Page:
At one point Janet was told she would be entitled to a full pension – under the 30 work-year ruling with a combination of home-responsibilities protection (hrp), her own contributions and with several years of entitlement to part of her ex-husband’s pension. But now she doesn’t know where she stands, with just the hrp and her own piece-meal contributions. Because most of her work was part-time, she often didn’t earn enough to pay national insurance and during her self-employment phase, she was exempt from payments on account of her low income. She doesn’t think she has enough contributions to cover her for the 35 work-years she now needs.  Although in theory she still has time to make this up, in practice, she feels there is little chance, because she is constantly turned down for work for being over-qualified and there are even less full-time jobs available now.

Middle-Age Problems for Both Genders

There are also other problems that people of either gender can come up against in middle age:

–        having to give up work to care for elderly parents – or even a partner

–        health problems – perhaps from living in poverty

–        the benefit trap for those living alone (whether single, divorced, widowed) that makes part-time work unviable – especially if there are travel costs involved.


The Baby-Boomer Generation

The baby-boomer generation, born after the Second World War, is a phenomenon recognised in many countries, through Europe and the USA. In Britain, it began a decade later due to the continuance of rationing and really dates from about 1955 (exactly the birth-year of the first women expected to work until the age of 65) and lasted until the mid 1960s.

This has always been known. So why does the government act as though it’s something they have just discovered?

In actual fact, Britain was on course to weather the pensions time-bomb much better than the rest of Europe, because there was a reserve of money that had been built up from contributions to cover at least most of it. That was until Gordon Brown decided that there was too much money lying there and raided it to pay for other things. That is where this problem started.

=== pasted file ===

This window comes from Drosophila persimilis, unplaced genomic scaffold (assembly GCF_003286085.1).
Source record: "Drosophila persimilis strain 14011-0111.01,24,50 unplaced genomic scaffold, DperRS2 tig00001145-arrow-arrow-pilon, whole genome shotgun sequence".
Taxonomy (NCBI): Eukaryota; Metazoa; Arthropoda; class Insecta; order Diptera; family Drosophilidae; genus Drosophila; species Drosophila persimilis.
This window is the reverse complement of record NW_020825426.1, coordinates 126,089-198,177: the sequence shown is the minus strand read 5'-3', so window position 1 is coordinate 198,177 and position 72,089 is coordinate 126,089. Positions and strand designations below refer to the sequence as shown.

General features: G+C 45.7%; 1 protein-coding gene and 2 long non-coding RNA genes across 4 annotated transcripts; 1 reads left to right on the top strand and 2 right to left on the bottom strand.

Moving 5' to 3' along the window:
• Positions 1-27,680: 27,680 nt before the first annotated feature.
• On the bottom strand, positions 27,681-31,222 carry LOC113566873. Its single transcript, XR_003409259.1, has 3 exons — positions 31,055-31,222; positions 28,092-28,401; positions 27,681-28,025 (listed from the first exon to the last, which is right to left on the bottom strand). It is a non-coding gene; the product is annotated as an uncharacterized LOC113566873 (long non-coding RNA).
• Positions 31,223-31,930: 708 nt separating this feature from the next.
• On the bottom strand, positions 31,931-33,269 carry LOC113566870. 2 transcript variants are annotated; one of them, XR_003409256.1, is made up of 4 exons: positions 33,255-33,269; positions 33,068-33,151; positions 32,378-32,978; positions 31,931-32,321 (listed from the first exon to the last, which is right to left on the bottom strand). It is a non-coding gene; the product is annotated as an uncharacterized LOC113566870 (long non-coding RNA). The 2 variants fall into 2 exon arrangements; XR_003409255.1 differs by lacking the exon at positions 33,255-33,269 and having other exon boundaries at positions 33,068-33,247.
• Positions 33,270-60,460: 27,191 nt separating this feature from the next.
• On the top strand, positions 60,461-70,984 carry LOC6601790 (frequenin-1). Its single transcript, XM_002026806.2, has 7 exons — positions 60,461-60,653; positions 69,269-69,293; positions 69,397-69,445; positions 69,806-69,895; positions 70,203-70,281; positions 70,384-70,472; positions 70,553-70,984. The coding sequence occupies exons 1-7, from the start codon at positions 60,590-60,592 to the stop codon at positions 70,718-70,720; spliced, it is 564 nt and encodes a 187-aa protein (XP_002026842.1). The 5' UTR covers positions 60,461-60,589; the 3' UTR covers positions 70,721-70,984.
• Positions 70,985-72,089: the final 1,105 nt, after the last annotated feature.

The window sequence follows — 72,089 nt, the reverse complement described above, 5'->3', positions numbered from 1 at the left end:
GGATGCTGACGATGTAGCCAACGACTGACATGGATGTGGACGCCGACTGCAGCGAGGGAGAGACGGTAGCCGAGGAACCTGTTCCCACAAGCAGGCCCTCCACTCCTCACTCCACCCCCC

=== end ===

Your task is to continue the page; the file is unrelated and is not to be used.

It suits the government and the media to give the impression that all the baby-boomer generation are living the life of riley with houses, cars and occupational pensions, etc. SOME of these undoubtedly are in this position, but certainly not all of them. Those whose lives were blighted by the eradication of industry, and those who were forced to stay at home through lack of childcare, and jobs that didn’t (and don’t) pay enough to live on, are wondering where all this money is that they are supposed to have.

Although some will have resigned themselves to their fate over the years, for many, the anger, even bitterness, at the unfairness of society and the lack of help they experienced in trying to rebuild their own lives, still burns not far from the surface. This is the fighting generation, the generation who have fought for change all their lives, and by sheer numbers have achieved many changes – often too late for their own benefit, but they have opened doors for those who follow.

If this government or any future government, think they can easily take away the rights and privileges of old age that this generation has worked so hard for (and many worked for a pittance before minimum wage), they could be in for a big shock. The monster may be grey now, but it is only sleeping and it could yet rise up for one last battle – the grey-power battle.